Once you have an idea of the areas in your life that you can cut and make room for your writing projects, I want you to think about the things in your life that you can’t cut, but that don’t engage the learning or creative side of your brain that much.
Think cooking, cleaning, bathing, exercise, down-time, etc. All those things that you have to do, but that don’t really engage mentally with.
You can use any spare space on the Cutting Time Template to write down these tasks. After you have gathered them all, think of things you could do during those tasks that would help with your writing pursuits.
Personally, when I was starting out back in those K-Mart days, I found that my bus rides and work time were where I could stack. I started listening to podcasts and reading on the bus all with the deliberate intention of getting better.
In fact, I still do both of these methods, but stacking time has been the best thing that has ever happened to my writing schedule. Now, I have a car and work from home so I use my cooking and cleaning times for listening to craft podcasts and audio books that are geared toward leveling me up a few notches in my career.
Creating the Schedule
Now that you know where in your life you can cut time and stack it, it’s time to begin actually sketching out your schedule.
If you are just starting out writing and haven’t really worked up your writing muscles yet, start slow.
Like I mentioned in the introduction of this article, not everyday needs to be dedicated to actually putting words down on a page. What I did when I first started out was make two days in my week for writing. I’d caution you to do the same, but as long as you have one day on your schedule for your writing it is an amazing start.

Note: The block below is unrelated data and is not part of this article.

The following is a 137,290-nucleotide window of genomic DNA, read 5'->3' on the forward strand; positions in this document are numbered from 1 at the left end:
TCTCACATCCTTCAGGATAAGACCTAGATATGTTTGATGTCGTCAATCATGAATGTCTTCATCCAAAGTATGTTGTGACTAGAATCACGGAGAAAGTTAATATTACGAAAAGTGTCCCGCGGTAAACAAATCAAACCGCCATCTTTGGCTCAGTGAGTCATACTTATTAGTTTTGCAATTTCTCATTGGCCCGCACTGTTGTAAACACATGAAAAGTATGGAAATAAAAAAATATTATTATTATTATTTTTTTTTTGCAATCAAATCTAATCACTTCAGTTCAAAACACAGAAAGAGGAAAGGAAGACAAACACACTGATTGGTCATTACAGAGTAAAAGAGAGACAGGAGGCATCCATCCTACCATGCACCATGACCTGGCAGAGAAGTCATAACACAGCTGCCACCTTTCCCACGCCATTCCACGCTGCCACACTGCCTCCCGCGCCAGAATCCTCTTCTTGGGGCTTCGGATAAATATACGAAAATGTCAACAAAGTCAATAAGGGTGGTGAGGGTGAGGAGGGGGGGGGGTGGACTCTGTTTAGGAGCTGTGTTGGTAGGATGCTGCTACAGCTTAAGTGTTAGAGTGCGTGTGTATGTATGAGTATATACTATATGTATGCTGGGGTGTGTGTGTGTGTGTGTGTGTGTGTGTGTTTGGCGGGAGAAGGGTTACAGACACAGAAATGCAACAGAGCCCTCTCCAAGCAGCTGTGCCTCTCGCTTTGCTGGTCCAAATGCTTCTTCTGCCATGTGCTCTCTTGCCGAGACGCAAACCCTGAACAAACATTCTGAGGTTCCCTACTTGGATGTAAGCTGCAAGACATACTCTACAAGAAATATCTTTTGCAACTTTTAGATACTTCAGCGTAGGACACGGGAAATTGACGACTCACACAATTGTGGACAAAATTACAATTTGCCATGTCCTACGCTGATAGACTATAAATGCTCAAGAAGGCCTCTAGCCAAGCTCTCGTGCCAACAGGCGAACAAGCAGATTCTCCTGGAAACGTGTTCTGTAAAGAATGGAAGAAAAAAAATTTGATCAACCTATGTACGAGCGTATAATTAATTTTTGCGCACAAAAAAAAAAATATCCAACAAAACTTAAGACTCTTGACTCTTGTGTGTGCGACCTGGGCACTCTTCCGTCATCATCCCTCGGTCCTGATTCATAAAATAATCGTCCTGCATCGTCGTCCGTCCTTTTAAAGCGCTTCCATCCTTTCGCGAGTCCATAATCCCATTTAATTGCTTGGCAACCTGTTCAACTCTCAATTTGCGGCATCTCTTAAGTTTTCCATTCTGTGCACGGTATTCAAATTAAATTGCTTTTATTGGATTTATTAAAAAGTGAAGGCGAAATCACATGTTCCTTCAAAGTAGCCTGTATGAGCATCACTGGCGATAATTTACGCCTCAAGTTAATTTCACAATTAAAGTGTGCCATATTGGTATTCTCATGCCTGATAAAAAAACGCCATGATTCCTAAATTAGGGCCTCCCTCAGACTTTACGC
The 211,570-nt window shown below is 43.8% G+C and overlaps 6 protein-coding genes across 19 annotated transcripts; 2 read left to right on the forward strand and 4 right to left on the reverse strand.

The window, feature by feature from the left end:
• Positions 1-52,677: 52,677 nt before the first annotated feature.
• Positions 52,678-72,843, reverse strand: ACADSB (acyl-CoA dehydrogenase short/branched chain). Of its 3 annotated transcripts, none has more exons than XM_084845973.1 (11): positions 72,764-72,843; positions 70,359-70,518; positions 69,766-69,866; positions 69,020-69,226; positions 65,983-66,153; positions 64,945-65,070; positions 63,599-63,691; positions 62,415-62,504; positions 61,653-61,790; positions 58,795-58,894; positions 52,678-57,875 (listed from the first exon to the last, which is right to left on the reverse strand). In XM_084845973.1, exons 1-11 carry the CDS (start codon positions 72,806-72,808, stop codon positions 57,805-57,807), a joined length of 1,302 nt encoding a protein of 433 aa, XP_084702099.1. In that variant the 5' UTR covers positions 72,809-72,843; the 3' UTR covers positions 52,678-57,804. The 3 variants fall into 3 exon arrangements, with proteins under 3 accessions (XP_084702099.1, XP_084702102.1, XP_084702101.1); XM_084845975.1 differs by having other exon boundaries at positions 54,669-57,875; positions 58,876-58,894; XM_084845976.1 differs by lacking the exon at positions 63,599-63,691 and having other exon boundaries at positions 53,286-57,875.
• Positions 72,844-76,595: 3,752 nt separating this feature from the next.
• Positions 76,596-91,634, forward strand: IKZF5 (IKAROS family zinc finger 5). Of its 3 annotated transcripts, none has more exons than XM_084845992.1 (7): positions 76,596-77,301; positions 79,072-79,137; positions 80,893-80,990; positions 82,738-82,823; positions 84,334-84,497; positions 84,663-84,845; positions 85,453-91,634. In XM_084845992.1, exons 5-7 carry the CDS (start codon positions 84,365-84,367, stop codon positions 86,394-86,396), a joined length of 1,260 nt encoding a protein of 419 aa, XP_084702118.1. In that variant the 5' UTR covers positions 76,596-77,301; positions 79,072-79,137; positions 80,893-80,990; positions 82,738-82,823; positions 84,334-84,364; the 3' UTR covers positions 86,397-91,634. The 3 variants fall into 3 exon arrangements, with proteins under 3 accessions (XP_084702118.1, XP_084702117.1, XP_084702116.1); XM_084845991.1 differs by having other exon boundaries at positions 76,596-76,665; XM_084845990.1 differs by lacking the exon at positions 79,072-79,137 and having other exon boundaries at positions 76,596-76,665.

Pick the day that you have the most time available to sit and get into your story.
If you are an old hand at this writing thing and you’re just here to get an idea of new ways to design your schedule, I have the same advice. Pick whichever days you have the most time free and designate those your writing days.
Of course, don’t listen to this if your schedule doesn’t really have huge caps of time. Maybe your writing day is going to be once a month or a weekend out of the month.
Write your schedule in the way that is going to work best for you and your life.
I’ve created a template for you to use to start designing your writing schedule. You can include the amount of time you want to spend on each activity you put into the daily slots.
Sunday is not included in the schedule because I want you to use the first of after you go through your week abiding by your writing schedule to reflect on your week and what you have learned.
If you weren’t able to accomplish one of your tasks, strive to understand why. Look at your own choices and excuses to determine what is truly holding you back during those moments.
Is it fear of failure? Unaware of where to start?
Learn what is keeping you from accomplishing your creative projects and focus on conquering that personal hurdle before coming back and restarting this tutorial.
I sorta tricked you, I know. This article is more about determining what is keeping you from setting the perfect writing schedule. Because that is really what is holding you back.
It is not the lack of time. It is the lack of understanding the deeper workings of yourself and what things inside are keeping you from achieving the things you want.
There are really only two things you can do to carve out the time you need to build a perfect schedule for writing that works for you:
Gut the activities that do not better you, those around you.
Do things while you’re doing menial tasks that contribute to your creative effort.
Those two things can only be accomplished by realizing that you are the controller behind the wheel. You decide what you put your efforts into. When you find that no matter what you can’t devote time or energy to what you are passionate about, it is because something under the surface is stopping.
Finding out what holds you back and work on remedying it, so that you can live the creative life you want.
Aigner Loren Wilson is a queer Black SFWA, HWA, and Codex writer. Her work has appeared in Arsenika, Terraform, Rue Morgue, and more. She was listed on the honors list for the Otherwise Fellowship award for 2019. She also writes or edits for Strange Horizons, Nightlight Horror Podcast, Oly Arts, Discover Pods, and more.